With the economic downturn causing capital to freeze up, The European Investment Bank (EIB), via Britain's High Street banks, will make £4bn of funding available to small and medium-sized firms (SMEs). This will take the form of £1bn in loans per year for four years.
The EIB makes the terms of the loan more favourable to SMEs, as the EIB can borrow funds from money markets on favourable terms and pass on the savings in the loans that it grants.
Who can get a loan? What can it be used for?
Any independent businesses (businesses cannot be subsidiaries of larger companies) with up to 250 workers can apply for these loans, which can be used for investments or expenditures that help the SME grow. This can include spending on:
- Research and development
- Acquiring patents
- Buying another SME to keep that business afloat
- Building up or taking over distribution networks
However, company takeovers, which are considered purely financial transactions, are prohibited along with the purchase of land for property development. These EIB loans cannot be used in the following sectors: gambling, tobacco, arms, animal testing, morally or ethically controversial sectors (e.g. human cloning) and environmentally harmful activities whose impact cannot be offset or mitigated.
What are the terms of the loan?
The loans will range in amount, from SMEs that need money for smaller investments to businesses that are engaging in costly projects. The terms of the loans will range from two to 12 years, depending on the economic life of the project, and the maximum loan amount will be £9.8m.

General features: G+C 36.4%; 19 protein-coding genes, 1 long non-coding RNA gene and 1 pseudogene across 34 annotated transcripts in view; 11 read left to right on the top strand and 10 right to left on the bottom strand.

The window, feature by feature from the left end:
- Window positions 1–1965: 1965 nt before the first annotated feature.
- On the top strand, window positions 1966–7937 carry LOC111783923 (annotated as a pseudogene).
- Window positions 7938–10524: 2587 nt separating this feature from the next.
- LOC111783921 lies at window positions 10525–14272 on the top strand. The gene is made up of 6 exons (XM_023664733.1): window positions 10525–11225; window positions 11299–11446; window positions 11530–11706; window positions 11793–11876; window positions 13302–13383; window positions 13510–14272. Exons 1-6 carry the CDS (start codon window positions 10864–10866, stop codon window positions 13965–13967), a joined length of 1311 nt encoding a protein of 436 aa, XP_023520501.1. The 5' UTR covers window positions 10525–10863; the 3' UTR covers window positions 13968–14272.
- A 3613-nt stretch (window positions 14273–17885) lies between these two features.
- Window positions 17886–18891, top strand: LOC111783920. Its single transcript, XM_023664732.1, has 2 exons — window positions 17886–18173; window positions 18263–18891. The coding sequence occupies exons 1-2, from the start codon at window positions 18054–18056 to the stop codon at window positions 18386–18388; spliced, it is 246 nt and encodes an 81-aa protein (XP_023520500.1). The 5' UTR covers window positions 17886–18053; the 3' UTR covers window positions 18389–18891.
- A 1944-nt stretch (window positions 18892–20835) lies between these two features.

How can a SME apply for a loan?
You will need to apply at a commercial bank for the loan. Although the EIB is supplying the money, it will be the responsibility of High Street banks to evaluate loan applications and decide whether or not to grant a loan.
According to the UK Federation of Small Businesses national chairman, John Wright, only one major bank - Barclays - is currently providing EIB financing. Since many other SMEs use one of the three other major banks, Wright says he hopes to see the money "filter down to small businesses."
What about owners of very small businesses?
If you're the owner of a very small enterprise, the EIB and the European Commission are working together to establish a pan-European microcredit fund for very small businesses. This fund will grant loans to very small enterprises through approximately 30 European microfinance institutions.